raccheck 2.2 beta released

raccheck 2.2 beta released
v. 2.2.0 Beta

Support for Single Instance Configurations (i.e., no longer limited to RAC configurations)
High Availability (HA) Best Practices
New checks and bug fixes

This new version was prodiced with collaboration with ORACLE HA team in Support to add their Top 20 checks for common problems related to backup and recovery and Data Guard. These new checks augment the MAA Scorecard. These new checks can be obtained with the following syntax:

./raccheck -r – includes the standard health checks as well as HA checks.
./raccheck -c hacheck -o -v – abbreviates the report output to ONLY the HA related checks

raccheck can be downloaded from RACcheck – RAC Configuration Audit Tool (Doc ID 1268927.1)

CREDIT: Bob Caldwell

November 2, 2012

Posted In: Data Guard, Installs, RAC, RMAN, Scripts

Tags: , , ,

11gR2 install fails with “Hard Limit: maximum user processes” error

Just finished dealing with “Hard Limit: maximum user processes” error on Open Solaris 10 while installing 11gR2:

11gR2 install fails with

Oracle Metalink was useless — total waste of time — I hate that site now, it’s gone completely into the crapper.

SOLUTION (thanks to David D’Acquisto advice):

1) edit /etc/system as follows:

set shmsys:shminfo_shmmax=12025908428
set shmsys:shminfo_shmmni=100
set shmsys:shminfo_shmseg=10
set semsys:seminfo_semmni=100
set semsys:seminfo_semmns=1024
set shmsys:shminfo_shmmin=1
set max_nprocs=30000
set maxuprc=16384

2) setup project for oracle user (if it’s already setup then just ignore the duplicate error while running projadd command):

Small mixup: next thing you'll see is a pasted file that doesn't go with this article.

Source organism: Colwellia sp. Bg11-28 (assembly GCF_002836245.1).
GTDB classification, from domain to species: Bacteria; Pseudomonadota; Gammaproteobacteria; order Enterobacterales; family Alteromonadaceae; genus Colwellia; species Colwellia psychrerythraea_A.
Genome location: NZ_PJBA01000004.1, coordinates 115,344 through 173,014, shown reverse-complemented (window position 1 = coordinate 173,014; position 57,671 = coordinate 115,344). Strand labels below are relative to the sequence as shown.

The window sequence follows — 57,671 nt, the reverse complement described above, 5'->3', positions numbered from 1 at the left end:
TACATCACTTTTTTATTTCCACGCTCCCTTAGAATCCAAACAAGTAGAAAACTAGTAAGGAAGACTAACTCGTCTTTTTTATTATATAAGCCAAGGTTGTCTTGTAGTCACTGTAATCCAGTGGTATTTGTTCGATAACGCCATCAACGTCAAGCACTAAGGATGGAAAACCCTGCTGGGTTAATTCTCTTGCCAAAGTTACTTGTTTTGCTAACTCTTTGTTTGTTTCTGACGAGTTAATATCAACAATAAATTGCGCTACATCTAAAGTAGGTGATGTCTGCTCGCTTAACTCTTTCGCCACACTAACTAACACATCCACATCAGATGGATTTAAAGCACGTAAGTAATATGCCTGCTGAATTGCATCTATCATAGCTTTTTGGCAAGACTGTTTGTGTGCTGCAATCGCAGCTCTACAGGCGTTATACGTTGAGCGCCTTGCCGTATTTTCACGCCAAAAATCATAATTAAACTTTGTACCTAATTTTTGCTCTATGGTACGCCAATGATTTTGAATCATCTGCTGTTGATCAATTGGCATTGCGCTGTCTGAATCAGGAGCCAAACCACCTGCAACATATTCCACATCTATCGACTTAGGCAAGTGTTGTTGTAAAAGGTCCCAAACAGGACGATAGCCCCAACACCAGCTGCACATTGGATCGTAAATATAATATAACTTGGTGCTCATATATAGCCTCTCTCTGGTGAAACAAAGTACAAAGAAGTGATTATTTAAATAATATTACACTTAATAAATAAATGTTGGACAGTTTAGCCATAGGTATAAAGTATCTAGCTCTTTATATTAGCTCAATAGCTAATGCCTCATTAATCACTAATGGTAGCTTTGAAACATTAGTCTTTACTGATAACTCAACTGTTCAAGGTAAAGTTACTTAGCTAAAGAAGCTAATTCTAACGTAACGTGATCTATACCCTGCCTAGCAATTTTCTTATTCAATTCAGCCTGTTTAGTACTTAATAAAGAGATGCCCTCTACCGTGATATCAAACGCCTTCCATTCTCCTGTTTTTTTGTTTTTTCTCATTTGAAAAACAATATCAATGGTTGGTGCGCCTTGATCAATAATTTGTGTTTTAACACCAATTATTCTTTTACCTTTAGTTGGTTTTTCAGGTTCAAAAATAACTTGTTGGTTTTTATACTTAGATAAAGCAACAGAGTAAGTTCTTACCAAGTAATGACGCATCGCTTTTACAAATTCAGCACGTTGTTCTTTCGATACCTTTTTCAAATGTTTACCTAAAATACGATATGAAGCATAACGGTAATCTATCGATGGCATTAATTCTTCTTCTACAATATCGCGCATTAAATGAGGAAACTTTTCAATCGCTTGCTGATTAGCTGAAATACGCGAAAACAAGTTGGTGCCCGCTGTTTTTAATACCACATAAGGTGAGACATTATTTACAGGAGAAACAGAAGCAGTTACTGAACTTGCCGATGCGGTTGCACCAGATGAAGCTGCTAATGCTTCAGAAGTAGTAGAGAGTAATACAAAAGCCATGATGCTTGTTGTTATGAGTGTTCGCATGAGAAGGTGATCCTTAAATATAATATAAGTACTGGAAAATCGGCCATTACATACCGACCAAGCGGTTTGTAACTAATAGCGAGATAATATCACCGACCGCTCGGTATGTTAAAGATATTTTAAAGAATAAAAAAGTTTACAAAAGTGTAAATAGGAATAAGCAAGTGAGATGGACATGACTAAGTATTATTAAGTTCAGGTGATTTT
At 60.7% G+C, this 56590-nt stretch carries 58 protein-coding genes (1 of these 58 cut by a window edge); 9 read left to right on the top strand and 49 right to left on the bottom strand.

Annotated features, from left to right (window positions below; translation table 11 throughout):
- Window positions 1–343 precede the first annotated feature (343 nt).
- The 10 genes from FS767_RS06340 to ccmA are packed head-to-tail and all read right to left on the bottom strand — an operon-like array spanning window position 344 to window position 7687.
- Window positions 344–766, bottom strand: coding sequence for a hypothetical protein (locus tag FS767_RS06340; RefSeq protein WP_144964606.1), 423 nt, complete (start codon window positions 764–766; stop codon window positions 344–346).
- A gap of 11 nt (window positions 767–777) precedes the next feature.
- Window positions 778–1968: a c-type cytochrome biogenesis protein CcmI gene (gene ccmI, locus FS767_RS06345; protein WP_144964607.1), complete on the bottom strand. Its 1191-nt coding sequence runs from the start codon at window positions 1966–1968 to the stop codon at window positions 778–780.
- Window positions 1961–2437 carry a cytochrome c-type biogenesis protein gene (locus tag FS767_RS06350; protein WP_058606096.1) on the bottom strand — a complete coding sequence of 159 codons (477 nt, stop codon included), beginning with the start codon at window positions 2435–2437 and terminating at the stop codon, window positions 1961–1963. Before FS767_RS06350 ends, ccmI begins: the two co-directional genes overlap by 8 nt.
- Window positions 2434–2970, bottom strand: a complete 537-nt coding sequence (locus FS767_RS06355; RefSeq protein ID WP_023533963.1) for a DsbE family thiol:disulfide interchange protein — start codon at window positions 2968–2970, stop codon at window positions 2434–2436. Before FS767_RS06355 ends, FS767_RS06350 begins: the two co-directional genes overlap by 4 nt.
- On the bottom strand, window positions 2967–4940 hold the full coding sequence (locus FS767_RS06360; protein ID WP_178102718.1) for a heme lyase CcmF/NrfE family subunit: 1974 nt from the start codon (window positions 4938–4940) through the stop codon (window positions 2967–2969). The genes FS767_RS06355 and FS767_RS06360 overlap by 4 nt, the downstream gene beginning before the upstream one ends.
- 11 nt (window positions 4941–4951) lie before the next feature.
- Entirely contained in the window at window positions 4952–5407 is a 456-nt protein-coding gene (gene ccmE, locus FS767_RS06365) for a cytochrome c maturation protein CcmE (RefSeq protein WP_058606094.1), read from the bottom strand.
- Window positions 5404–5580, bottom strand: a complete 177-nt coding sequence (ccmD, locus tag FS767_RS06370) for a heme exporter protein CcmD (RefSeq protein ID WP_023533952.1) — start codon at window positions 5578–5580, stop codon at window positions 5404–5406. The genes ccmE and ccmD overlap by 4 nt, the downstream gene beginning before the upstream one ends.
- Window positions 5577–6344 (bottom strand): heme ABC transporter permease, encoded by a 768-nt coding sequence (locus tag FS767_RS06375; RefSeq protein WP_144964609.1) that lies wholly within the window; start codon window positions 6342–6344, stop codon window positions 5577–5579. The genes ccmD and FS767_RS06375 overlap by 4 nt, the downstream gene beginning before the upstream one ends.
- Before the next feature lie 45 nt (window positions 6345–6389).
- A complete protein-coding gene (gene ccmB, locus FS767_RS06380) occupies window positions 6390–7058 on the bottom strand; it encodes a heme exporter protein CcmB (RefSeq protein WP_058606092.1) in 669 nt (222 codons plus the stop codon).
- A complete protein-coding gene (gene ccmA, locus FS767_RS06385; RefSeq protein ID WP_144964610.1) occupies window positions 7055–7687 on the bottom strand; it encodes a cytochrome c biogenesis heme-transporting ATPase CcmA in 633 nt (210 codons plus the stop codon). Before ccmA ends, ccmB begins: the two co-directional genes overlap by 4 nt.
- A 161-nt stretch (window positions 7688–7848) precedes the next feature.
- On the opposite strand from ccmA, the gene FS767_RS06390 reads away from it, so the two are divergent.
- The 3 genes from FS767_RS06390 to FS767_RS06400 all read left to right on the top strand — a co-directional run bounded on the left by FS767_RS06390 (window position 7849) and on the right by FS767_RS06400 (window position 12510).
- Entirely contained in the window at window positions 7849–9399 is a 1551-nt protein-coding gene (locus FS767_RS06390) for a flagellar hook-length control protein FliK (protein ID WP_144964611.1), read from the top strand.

projadd -U oracle user.oracle
projmod -s -K "project.max-sem-ids=(priv,100,deny)" user.oracle
projmod -s -K "process.max-sem-nsems=(priv,256,deny)" user.oracle
projmod -s -K "project.max-shm-memory=(priv,12025908428,deny)" user.oracle
projmod -s -K "project.max-shm-ids=(priv,100,deny)" user.oracle
projmod -s -K "process.max-file-descriptor=(priv,65536,deny)" user.oracle

3) bounce the box:

init 6

Here’s how to check for the setting:

## before above changes were applied
$ kstat|grep v_proc
        v_proc                          16362

$ kstat |grep v_maxup
        v_maxup                         16357
        v_maxupttl                      16357

## after changes/reboot

$ kstat|grep v_proc
        v_proc                          30000

$ kstat |grep v_maxup
        v_maxup                         16384
        v_maxupttl                      29995

NOTE: the setting above are based on 16gb of RAM if yours is less/more — adjust as per David’s formula.

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February 15, 2010

Posted In: Installs

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